Reflections on “The Shape of the New American City”

This weekend I attended a University of Pennsylvaia Institute for Urban Research conference called “The Shape of the New American City.” It started with academics and city employees quietly discussing new research on urban density and market trends. It drew to a close with Chris Matthews fielding a sea of energetic questions about Sarah Palin and Joe Six-Pack. Here, I try to figure out what it all means.

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Late Saturday morning the UPenn Institute for Urban Research’s “Shape of the New American City” conference ended with a huge round of applause. It was for MSNBC Hardball’s Chris Matthews, clearly. Matthews had, moments earlier, answered the conference’s final question, from an audience full of visitors from UPenn’s parents’ weekend who happened to be passing by. A middle-aged woman asked, “I saw a show on cable news about voter fraud. On the show it looked pretty real. Is it real?”

Chris Matthews: the man, the myth, the urban planning expert

If you’re wondering what any of that had to do with American cities, you’re not alone. As far as I can tell it had nothing to do with cities. But maybe, also, everything.

That final question was a strange kind of set piece for the entire conference. One day earlier, in a slightly smaller conference room on the UPenn campus, the event took the shape of shoptalk between academics and working city planners; the social scientists and economists presented recent papers and the data from new studies about large topics — immigration, urban sprawl, real-estate markets — and, invariably the questions from the audience were, from the professionals, How does this apply to my city? What does this mean for Fort Collins? How does your new understanding of global trade affect Wilmington, Del.? More pointedly, one attendee asked an urban economist from Princeton What, in this study, do you consider “a city?”

This tension between the general and specific, the global and the local, defined the conference. Everywhere, as in my initial report about Saskia Sassen, the reminder was that of the standard social science caution: grand predictions and theories for the future won’t work, and an accurate picture of the condition of cities could only be addressed by digging into the nitty-gritty nuts-and-bolts of urban communities, taken on their own terms. The professional city planners in the audience echoed this in their questions, and yet they acknowledged something much larger by the fact that they weren’t the ones on the stage. It was still the academics with the grandest ideas that stole the show. In fact, as mentioned in my earlier report, it was the most global of the academics, those with the farthest reach and presenting fantastical tales of the Orient and the Near East and the shape of the globe-on-whole who were the real stars. Trafficking in big ideas proved more exciting than worrying about refitting sewer pipes in Ann Arbor.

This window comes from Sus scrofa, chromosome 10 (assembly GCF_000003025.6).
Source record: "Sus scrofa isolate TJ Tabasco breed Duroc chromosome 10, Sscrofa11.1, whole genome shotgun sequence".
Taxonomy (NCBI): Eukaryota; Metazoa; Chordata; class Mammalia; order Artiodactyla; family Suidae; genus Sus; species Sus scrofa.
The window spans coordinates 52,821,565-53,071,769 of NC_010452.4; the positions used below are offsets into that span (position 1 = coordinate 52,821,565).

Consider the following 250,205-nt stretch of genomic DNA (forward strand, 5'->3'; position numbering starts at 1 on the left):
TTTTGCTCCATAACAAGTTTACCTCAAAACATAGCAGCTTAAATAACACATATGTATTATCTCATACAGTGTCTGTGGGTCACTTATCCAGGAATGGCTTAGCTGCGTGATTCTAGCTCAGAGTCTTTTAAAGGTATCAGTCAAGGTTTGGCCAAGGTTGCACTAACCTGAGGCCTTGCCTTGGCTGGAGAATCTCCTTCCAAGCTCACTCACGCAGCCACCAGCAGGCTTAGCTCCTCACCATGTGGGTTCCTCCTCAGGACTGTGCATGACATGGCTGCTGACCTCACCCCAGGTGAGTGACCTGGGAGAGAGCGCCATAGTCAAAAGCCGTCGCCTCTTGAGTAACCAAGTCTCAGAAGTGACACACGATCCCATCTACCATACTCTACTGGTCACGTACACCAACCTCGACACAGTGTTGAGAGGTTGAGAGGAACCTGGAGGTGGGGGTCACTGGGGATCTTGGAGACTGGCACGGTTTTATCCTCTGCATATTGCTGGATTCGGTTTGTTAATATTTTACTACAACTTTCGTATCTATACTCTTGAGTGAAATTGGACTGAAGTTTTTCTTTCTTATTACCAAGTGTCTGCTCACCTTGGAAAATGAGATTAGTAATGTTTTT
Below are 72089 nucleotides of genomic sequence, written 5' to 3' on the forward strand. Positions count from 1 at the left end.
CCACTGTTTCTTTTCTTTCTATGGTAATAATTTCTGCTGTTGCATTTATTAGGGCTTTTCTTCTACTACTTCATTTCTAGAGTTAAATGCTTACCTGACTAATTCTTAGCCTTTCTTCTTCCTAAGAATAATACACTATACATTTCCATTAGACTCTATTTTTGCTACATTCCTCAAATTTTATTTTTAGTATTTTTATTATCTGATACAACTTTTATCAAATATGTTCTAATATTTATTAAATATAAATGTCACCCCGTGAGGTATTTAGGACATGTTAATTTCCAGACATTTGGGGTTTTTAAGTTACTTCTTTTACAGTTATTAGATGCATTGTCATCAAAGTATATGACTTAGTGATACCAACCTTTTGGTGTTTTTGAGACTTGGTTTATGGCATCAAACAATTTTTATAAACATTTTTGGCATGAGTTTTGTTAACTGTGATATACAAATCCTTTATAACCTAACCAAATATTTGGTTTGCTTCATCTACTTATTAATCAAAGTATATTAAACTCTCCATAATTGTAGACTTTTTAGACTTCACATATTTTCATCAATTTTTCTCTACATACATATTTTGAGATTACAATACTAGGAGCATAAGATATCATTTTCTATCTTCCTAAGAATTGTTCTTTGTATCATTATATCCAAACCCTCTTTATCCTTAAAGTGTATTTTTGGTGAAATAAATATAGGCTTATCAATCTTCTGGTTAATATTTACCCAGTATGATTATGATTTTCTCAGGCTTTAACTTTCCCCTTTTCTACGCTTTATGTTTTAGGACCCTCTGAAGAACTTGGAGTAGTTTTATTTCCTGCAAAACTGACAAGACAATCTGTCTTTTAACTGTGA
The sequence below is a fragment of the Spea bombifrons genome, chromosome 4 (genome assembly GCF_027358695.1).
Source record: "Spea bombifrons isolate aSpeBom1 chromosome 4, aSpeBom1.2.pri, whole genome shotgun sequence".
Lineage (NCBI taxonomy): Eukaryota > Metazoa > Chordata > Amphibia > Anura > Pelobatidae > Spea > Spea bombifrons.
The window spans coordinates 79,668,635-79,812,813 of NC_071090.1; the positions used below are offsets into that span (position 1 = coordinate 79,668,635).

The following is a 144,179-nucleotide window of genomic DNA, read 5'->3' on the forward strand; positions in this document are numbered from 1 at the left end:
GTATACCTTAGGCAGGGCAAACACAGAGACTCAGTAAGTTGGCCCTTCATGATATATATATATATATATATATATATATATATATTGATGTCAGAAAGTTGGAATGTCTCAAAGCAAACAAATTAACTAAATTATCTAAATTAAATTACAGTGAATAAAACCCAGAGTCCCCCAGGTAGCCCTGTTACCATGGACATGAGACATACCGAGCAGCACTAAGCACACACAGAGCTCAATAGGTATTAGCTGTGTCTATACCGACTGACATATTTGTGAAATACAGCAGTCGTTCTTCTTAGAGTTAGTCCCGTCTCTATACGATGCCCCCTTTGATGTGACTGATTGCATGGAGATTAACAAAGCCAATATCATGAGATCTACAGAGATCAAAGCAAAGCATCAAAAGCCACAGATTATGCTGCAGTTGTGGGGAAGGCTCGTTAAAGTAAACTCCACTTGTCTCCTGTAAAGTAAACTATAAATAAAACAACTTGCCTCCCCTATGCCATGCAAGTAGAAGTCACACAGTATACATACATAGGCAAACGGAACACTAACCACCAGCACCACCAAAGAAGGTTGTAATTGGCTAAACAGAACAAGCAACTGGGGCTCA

In that respect this final scene, Chris Matthews effortlessly holding court beneath a graphic of a generic skyline on a vinyl sign that read “The Shape of the New American City,” was fitting. Under the banner of cities, generally — the idea of cities — sat an icon of national politics and national media, and he was much more exciting than anything else the conference had seen. In his (huge) head we saw everyone’s favorite big idea, the nation, and it held our attention much more than Friday’s measly little topics.